Fifty-seven percent of Americans somewhat or strongly oppose reducing the maximum amount employees can defer into a defined contribution (DC) plan to $2,400 per year, according to a POLITICO/Morning Consult poll.
Tax reform proposals have suggested that anything above that be contributed on an after-tax, or Roth, basis. Fifty-one percent said the limit should not be in the tax reform bill, while one-quarter said it should.
Nearly one-third (32%) of survey respondents said if this provision is passed, it will cause them to save less in their retirement accounts. Sixteen percent said they will save about the same.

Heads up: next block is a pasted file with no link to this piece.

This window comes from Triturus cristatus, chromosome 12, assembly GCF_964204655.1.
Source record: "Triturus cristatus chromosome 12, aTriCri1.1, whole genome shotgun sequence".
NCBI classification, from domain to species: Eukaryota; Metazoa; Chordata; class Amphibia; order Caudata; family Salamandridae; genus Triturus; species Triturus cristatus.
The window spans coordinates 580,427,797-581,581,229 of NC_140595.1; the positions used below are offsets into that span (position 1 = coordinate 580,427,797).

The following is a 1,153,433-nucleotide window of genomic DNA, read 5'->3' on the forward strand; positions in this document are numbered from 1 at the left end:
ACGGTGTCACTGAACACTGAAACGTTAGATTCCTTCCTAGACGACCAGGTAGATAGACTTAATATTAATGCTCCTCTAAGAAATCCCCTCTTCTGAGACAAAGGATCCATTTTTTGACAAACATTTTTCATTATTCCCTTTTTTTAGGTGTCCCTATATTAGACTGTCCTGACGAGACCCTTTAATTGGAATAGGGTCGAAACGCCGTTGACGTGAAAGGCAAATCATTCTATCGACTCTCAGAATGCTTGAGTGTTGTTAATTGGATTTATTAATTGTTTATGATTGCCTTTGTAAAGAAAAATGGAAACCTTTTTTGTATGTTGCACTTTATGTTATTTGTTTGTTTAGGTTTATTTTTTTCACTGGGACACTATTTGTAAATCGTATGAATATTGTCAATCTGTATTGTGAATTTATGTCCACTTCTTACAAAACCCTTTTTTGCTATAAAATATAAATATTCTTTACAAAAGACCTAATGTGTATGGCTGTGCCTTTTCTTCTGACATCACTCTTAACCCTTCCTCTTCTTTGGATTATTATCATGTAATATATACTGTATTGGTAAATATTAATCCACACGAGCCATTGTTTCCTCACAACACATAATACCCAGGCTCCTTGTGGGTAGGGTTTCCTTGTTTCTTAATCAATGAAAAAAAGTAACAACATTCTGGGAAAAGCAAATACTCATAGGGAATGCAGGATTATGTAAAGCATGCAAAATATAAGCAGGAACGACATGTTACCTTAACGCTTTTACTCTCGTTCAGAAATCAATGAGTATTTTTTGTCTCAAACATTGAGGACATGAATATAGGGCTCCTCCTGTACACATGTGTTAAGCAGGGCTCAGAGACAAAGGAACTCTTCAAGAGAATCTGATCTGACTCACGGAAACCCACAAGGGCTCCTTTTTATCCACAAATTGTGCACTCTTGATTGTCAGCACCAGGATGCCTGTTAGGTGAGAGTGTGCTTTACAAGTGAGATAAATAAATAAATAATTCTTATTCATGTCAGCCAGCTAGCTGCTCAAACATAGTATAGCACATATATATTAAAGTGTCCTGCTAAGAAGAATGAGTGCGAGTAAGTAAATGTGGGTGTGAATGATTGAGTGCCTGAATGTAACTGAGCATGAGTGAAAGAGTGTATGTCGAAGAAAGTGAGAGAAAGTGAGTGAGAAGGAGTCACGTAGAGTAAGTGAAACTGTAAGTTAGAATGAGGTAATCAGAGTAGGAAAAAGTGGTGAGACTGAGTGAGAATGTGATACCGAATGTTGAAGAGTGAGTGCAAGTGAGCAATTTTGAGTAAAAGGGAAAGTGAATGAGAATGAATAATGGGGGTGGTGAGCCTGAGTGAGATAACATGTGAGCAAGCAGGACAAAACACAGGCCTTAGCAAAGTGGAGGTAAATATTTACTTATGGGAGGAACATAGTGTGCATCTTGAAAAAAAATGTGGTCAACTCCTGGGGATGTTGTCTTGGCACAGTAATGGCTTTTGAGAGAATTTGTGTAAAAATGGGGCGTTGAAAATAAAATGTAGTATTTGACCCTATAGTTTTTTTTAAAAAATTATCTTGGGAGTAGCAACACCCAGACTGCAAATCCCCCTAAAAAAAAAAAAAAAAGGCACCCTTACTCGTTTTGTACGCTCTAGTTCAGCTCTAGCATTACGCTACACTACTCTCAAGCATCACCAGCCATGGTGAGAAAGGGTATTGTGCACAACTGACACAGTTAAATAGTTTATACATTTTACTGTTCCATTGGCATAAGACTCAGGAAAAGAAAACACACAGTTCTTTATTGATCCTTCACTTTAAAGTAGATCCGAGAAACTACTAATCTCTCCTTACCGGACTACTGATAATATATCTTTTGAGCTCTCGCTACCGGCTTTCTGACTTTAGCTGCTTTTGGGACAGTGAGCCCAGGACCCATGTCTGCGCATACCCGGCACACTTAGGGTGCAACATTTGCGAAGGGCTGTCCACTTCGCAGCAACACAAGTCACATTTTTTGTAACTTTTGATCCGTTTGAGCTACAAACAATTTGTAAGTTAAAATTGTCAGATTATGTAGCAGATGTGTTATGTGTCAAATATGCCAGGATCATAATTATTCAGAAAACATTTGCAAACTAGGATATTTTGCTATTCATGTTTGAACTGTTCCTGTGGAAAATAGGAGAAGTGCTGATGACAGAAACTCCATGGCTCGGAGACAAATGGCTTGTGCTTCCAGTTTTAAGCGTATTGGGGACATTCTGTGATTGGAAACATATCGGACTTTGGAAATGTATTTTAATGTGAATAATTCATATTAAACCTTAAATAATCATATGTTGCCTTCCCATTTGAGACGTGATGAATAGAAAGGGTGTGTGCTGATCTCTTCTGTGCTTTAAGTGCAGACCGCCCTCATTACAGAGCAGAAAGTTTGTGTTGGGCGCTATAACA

Half of respondents believe this proposal will cause the average American to save less in their retirement plans. The Employee Benefit Research Institute (EBRI) released an analysis of retirement savers that may be affected by this tax reform provision.
Forty-nine percent of respondents to the poll have a retirement savings account.
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